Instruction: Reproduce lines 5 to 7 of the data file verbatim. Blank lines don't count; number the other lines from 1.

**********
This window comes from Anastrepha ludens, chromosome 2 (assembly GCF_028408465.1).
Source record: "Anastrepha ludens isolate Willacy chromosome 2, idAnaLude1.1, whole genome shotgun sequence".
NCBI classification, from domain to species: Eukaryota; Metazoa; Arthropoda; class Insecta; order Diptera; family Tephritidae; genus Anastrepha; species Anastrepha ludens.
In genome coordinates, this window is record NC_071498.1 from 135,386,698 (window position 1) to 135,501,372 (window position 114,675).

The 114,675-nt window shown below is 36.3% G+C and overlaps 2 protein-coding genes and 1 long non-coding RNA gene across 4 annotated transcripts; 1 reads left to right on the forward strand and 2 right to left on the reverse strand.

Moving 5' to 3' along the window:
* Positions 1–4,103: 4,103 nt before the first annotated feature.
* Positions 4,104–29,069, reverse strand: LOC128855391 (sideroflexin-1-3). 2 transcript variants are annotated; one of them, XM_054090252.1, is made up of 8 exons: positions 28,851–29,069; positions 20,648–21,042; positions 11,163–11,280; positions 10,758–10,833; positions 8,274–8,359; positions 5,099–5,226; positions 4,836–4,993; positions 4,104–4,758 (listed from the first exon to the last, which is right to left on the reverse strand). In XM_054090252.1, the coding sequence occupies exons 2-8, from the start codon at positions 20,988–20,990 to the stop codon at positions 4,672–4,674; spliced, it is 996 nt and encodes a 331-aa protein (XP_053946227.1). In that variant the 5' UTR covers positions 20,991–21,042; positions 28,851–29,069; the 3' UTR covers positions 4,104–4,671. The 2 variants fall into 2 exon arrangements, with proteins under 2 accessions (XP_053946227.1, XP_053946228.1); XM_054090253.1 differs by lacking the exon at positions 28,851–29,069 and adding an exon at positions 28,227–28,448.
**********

The 114,675-nt window shown below is 36.3% G+C and overlaps 2 protein-coding genes and 1 long non-coding RNA gene across 4 annotated transcripts; 1 reads left to right on the forward strand and 2 right to left on the reverse strand.

Moving 5' to 3' along the window:
* Positions 1–4,103: 4,103 nt before the first annotated feature.